Table 2 Program parameters used in compression tool comparison (Figure 3)

Overall, we found the compression ratio improved with greater coverage for all reference-free methods, and remained essentially constant for reference-based methods. Figure 3 shows that reference-based compressors are better in compression ratios but reference-free compressors are faster (An exception to this trend was fastqz, whose reference-based version is faster than its reference-free version, likely due to the use of context model-based arithmetic coding). Quip performed poorly in compressing sequences without a reference, showing it has apparently been optimized for speed and perhaps compression of qualities and read names. SCALCE shows strong dependence of compression ratio on coverage, as would be expected by its leverage of the recurrence of long subsequences. BARCODE takes advantage of this trend to also improve with higher coverage, even as the proportion of reads hashed to BFs decreases (See Table 1). BARCODE's times are closest to SCALCE and reference-free quip, and its compression ratios approach those of reference based methods, especially at higher coverage values. For most coverage values, it maintains an order of magnitude time advantage vs. reference-based methods (~2-3x vs. fastqz, ~5-7x vs. quip), as well as an order of magnitude compression advantage of the tested reference-free methods.

Higher coverage, longer reads

We tested scenarios of higher coverage and longer read lengths: (1) coverage 100 and read length 100 bp, (2) coverage 100 and read length 200 bp, and (3) coverage 200 and read length 400 bp. Table 3 shows a continuation of the trends expressed at lower coverage levels. Higher coverage aided reference-free methods, but not reference-based methods. Longer reads improved compression ratios in each case with the exception of fastqz -r. We observed larger impacts on run time as a result of doubling read length than coverage.

Table 3 Performance comparison on high coverage values and read lengths longer than 100.


We have presented a new approach to compressing sequencing reads, bridging the gap between the speed of alignment-free, reference-free methods and the compression efficiency of reference-based methods. We have tested the dependence of extant sequence compressors on coverage levels and shown that while reference-based methods compress most efficiently, they place a heavy burden on CPU times due to alignment and cannot leverage added redundancy to benefit compression ratios. Reference-free methods do benefit from higher coverage, but maintain a considerable distance from reference-based methods in terms of compression ratios even at the highest levels tested. Although we have shown that our new method, BARCODE, obtains a better trade-off than either of these extremes, we maintain that there remains much room for improvement, even when considering the inherent constraints imposed by the Kolmogorov complexity of the data. We note that further comparison to other methods like CRAM [3] and sam_comp [1] is needed.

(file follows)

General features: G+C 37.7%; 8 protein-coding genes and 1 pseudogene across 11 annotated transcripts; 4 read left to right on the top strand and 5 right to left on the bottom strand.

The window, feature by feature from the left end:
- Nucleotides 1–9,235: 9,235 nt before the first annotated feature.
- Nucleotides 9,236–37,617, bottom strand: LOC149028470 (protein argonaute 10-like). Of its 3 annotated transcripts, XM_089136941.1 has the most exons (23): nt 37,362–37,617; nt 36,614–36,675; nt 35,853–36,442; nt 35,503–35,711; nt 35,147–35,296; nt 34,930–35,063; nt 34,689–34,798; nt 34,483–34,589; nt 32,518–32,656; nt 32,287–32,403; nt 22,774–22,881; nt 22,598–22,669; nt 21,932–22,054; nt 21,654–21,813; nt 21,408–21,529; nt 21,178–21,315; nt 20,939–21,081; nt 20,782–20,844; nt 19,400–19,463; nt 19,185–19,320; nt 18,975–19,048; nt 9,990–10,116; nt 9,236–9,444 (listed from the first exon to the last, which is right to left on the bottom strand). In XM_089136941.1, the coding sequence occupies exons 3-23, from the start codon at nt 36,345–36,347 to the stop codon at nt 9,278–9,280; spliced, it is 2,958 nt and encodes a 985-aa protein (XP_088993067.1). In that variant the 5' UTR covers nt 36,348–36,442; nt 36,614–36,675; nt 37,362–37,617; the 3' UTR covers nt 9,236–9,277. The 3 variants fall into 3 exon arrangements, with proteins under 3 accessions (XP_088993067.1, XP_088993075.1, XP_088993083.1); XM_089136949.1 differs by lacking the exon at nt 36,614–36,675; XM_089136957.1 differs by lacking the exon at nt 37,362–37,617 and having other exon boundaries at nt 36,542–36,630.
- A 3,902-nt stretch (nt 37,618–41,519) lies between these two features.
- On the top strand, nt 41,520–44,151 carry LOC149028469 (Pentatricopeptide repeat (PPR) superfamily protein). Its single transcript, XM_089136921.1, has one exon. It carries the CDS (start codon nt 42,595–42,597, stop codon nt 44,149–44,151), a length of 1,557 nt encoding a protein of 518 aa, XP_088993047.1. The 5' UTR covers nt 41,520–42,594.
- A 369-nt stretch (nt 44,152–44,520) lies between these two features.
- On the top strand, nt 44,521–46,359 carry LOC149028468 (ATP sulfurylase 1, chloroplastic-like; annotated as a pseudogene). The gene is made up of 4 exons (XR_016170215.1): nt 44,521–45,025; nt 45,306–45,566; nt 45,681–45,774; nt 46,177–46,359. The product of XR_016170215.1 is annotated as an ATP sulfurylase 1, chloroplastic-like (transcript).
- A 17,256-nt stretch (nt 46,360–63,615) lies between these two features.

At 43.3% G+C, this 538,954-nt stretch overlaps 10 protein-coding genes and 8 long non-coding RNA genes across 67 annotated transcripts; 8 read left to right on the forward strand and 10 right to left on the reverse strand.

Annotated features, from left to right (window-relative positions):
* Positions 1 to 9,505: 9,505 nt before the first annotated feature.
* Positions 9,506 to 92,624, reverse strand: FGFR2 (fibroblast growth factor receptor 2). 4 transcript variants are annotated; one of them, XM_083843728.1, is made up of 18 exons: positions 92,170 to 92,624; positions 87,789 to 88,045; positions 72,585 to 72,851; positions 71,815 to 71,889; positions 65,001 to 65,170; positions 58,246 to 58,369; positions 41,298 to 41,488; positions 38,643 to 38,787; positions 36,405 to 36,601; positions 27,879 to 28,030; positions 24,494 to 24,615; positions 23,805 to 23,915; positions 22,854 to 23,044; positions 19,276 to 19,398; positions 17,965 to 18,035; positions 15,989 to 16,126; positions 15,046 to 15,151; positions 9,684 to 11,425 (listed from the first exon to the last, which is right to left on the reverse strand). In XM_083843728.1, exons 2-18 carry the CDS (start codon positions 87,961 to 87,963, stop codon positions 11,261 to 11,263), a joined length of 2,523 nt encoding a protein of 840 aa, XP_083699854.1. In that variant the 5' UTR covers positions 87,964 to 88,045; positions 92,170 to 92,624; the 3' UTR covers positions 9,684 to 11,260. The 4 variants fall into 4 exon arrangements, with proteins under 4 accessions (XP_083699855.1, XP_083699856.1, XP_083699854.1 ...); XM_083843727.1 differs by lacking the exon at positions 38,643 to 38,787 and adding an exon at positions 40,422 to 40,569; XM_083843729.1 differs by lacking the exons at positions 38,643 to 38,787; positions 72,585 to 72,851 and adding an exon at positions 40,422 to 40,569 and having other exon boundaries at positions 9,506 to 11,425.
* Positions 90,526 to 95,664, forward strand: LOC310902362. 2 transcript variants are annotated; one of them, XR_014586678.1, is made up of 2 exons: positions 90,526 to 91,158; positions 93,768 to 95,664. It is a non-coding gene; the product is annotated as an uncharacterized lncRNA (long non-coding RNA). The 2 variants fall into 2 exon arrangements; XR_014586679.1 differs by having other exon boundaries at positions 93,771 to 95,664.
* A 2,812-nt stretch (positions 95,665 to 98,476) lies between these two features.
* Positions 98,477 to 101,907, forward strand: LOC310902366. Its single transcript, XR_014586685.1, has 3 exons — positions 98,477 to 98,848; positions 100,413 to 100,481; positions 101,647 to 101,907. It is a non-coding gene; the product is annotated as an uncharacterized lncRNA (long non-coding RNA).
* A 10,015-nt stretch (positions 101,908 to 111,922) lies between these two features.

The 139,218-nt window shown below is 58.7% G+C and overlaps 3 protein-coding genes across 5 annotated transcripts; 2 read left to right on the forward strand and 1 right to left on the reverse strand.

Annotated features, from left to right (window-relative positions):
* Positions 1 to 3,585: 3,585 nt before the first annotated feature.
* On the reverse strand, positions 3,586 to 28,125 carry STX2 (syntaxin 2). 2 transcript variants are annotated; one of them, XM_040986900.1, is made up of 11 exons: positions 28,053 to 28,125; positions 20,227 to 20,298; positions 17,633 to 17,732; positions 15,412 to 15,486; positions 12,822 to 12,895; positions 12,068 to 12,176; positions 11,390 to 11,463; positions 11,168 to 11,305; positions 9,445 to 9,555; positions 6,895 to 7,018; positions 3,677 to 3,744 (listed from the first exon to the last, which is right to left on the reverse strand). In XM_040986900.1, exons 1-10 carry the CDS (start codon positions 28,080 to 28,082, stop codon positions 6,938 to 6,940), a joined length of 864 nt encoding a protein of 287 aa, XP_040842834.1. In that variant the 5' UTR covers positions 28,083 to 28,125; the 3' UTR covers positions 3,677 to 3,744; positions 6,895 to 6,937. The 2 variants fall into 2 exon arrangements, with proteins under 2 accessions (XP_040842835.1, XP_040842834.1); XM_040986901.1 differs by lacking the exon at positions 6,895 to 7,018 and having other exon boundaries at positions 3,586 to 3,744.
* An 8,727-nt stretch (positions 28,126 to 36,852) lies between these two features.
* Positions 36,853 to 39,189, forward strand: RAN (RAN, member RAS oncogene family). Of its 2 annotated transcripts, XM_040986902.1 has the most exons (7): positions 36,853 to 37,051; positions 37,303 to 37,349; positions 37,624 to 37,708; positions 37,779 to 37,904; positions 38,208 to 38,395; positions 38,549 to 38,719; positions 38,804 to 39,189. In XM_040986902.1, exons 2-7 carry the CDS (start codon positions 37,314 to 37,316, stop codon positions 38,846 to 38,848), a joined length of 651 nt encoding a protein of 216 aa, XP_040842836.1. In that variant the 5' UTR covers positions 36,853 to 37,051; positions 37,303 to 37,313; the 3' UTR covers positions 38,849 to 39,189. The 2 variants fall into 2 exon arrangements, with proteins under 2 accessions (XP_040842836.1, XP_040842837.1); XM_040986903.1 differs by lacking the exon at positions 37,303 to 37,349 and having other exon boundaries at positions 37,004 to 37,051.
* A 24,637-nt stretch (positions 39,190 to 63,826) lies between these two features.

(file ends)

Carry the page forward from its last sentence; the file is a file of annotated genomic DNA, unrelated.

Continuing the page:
BARCODE is currently a proof-of-principle implementation, and thus we expect that further optimization will improve run time and compression efficiency. Compression ratios may be improved by taking advantage of better general compression tools available such as the ZPAQ library [18], as fastqz and sam_comp do. Thus far, we have not utilized arithmetic coding techniques because they employ multiple threads and thus introduce significant additional resource requirements. Our approach can also be extended to allow for fast access to variants in the original data by using conventional BFs that are not compressed, and by compressing FN/FP reads using encoding that allows fast random access (at some expense of compression ratio). We aim to investigate these paths in the future.


Real data test

We examined BARCODE's performance on the C. Elegans data set tested in the Sequence Squeeze competition, SRR065390_1. This data set consists of 33415360 100 bp reads, amounting to 33-fold coverage of the genome. BARCODE's compression ratio on this data was 0.46 bits per base, and run time was 1203 seconds, in line with experiments described in the main text and comparable with reference-based methods tested in the Sequence Squeeze competition [1].